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House panel will release Clinton video, Lewinsky testimony

WASHINGTON (AllPolitics, September 18) -- Over Democrats' objections, the House Judiciary Committee cleared the way Friday to release President Bill Clinton's videotaped grand jury testimony and 2,800 pages of supporting material, including sexually explicit testimony from Monica Lewinsky.

Lawmakers plan to make public the material as early as 9 a.m. EDT Monday, although that timetable could slip. Staff at the Government Printing Office will work through the weekend to prepare the documents for distribution, and the videotape will be made public simultaneously.

Several Democratic and Republican sources familiar with the materials to be released stress the graphic sexual nature of much of the material. One source said, "It's very revolting." Another said, "It would be hard not to find it disgusting."

Also in this story:

Rep. Henry Hyde  

The committee, which met all day Thursday, reconvened Friday morning to debate what portions of Lewinsky's testimony to release.

Committee Chairman Henry Hyde (R-Illinois) said the panel decided "to reveal as much as possible, consistent with responsible redactions to protect people whose ... involvement in this was very peripheral."

Hyde said the committee agreed on about 120 redactions, or partial deletions of testimony, and disagreed on about 20 more.

What's in the documents, videotape?

Included in the contents are the transcripts of both Lewinsky's multiple sessions of grand jury testimony and her interviews with Starr's office before and afterwards.

One source called those conversations with prosecutors a "second by second sex novel of every moment of their sexual encounters."

In her verbal testimony, Lewinsky gives her account of phone sex conversations with the president, according to sources.

Another sources tells CNN that during his grand jury testimony, Clinton acknowledges that Lewinsky performed oral sex on him, but denies that act fit the narrow definition of sex given to him by the Paula Jones lawyers because he was not touching Lewinsky.

In addition to Lewinsky and Clinton's testimony, press clippings of every word the president has said about the Lewinsky matter is included in the documents to be released. Also to be made public: pleadings on the dispute over Secret Service testimony; Vernon Jordan's calendars detailing his separate meetings and conversations with both Clinton and Lewinsky; and the waive records listing the comings and goings at the White House of the ex-intern and other people involved in the investigation.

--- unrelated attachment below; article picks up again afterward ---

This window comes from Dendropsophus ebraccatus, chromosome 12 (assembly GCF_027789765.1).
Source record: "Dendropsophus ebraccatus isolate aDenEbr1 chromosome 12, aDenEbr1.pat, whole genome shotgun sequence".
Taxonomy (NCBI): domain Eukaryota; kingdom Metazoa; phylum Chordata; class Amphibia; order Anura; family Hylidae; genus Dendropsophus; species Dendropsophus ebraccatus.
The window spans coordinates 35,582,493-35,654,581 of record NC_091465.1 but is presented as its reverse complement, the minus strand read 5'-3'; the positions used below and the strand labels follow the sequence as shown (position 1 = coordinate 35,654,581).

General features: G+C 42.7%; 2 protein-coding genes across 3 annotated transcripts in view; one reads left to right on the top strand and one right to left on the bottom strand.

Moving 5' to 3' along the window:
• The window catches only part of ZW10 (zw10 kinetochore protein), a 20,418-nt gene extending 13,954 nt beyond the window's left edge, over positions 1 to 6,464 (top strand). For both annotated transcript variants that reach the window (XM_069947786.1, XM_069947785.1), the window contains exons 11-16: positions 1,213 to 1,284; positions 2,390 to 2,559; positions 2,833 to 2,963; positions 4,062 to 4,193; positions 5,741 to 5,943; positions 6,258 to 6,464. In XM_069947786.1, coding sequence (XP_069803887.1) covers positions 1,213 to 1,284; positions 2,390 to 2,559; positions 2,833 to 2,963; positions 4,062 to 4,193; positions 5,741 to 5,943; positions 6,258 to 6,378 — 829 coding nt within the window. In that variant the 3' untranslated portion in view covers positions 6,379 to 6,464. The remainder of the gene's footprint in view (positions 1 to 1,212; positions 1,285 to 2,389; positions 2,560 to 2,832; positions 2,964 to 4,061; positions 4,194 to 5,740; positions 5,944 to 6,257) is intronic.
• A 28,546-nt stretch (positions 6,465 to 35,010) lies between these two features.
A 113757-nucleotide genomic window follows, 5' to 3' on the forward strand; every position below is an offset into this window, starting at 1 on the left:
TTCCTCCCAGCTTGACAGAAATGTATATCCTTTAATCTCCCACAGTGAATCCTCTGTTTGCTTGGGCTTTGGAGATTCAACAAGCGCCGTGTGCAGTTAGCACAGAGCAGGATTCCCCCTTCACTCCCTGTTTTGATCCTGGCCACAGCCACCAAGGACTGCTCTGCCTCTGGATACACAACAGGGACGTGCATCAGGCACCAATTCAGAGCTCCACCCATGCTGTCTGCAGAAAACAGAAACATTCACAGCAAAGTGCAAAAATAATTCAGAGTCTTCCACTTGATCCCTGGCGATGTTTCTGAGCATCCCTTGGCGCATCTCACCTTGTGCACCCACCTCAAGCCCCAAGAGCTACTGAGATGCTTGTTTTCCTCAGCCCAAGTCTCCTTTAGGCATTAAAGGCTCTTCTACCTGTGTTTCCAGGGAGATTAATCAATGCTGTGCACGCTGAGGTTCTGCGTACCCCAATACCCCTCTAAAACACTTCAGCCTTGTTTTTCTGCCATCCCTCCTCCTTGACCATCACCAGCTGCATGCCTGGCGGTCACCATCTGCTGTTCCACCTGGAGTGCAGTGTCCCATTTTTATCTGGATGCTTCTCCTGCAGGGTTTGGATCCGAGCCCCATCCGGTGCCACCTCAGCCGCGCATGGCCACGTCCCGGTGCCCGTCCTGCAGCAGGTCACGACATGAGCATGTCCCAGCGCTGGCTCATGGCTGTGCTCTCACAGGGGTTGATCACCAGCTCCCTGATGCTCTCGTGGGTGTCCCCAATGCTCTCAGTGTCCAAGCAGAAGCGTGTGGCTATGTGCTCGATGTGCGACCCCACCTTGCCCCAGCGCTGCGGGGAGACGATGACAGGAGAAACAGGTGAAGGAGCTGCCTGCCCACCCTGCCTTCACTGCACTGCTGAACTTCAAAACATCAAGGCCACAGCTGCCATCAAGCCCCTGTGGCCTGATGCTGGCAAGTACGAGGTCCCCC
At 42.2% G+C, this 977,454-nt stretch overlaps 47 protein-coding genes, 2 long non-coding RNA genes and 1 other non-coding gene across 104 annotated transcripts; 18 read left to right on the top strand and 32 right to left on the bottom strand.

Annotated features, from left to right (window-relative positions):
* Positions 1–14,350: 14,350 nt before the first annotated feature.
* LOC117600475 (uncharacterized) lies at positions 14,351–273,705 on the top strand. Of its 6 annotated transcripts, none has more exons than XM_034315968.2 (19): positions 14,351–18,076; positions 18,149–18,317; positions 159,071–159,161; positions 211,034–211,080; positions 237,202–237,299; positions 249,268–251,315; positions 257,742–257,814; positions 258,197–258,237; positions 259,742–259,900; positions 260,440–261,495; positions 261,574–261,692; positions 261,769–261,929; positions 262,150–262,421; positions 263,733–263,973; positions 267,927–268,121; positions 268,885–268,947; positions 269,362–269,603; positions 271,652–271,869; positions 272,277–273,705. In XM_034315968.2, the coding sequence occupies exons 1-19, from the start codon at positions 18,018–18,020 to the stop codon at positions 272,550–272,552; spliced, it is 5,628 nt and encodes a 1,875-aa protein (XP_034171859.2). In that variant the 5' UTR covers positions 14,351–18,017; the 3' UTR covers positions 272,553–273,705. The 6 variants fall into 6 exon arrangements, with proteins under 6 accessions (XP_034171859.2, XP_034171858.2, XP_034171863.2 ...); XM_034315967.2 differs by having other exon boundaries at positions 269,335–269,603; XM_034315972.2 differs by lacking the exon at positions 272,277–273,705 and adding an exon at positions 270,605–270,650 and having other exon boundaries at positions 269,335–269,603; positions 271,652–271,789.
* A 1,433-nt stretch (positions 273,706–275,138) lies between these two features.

What not in the tapes? Sources say the transcript of Linda Tripp's testimony and the infamous tape recordings she made of conversations with her onetime friend Lewinsky. Those remain in the 17 boxes of material the Judiciary Committee must still dig through over the coming weeks.

Differing definitions of bipartisanship

Hyde characterized the debate over the release of the Starr material as "vigorous, spirited but it was civil. I would say the spirit of bipartisanship is alive and flourishing."

Rep. Barney Frank  

But Rep. Barney Frank (D-Massachusetts), the second ranking Democrat on the panel, scoffed at that notion and criticized Republicans for keeping the proceedings secret. He said that "virtually every vote" was along party lines.

"They don't think there is enough of a vote for impeachment yet out in the public," Frank said. "So what you have a very one-sided, partisan effort to release material, before the president gets a chance to review it or respond to it, that makes the president look bad."

Members spent almost eight hours Thursday and four hours Friday behind closed doors debating what to make public from the 18 boxes of papers and tapes sent to them by Independent Counsel Ken Starr. Committee members say the documents to be released will include seven volumes of appendices.

The full House made Starr's 445-page report public last week, but asked the Judiciary Committee to go through the supporting materials to see what, if anything, the House should withhold from the public, either because it is too graphic or would hurt the reputation of innocent third parties.

Democrats on the committee argued strenuously that sections of Lewinsky's testimony which are particularly explicit in describing her sexual relations with the president should be edited out.

Lewinsky's attorneys made the same plea to the committee's lawyers earlier this week.

Explicit details, speed of release criticized

Quickly reacting to the committee's decision, White House spokesman Jim Kennedy called the committee action "a rush to judgment, a rush to pre-judgment, and an effort to put out the most salacious and most sexually explicit materials ... It will ultimately be up to the American people to decide whether it's fair or unfair."

Rep. John Conyers (D-Michigan), the committee's ranking Democrat, agreed. As the only member involved in the Watergate impeachment inquiry, Conyers said material in that case was considered for seven weeks before being made public.

Rep. John Conyers  

Conyers also warned that the documents about to be released to the public contain parts that are "offensive" and "obscene."

Republicans argue the material is relevant to the public debate because it goes directly to the question of whether Clinton lied under oath when he said his contact with the ex-intern did not meet the definition of sexual relations he was provided for his sworn testimony in the Jones case.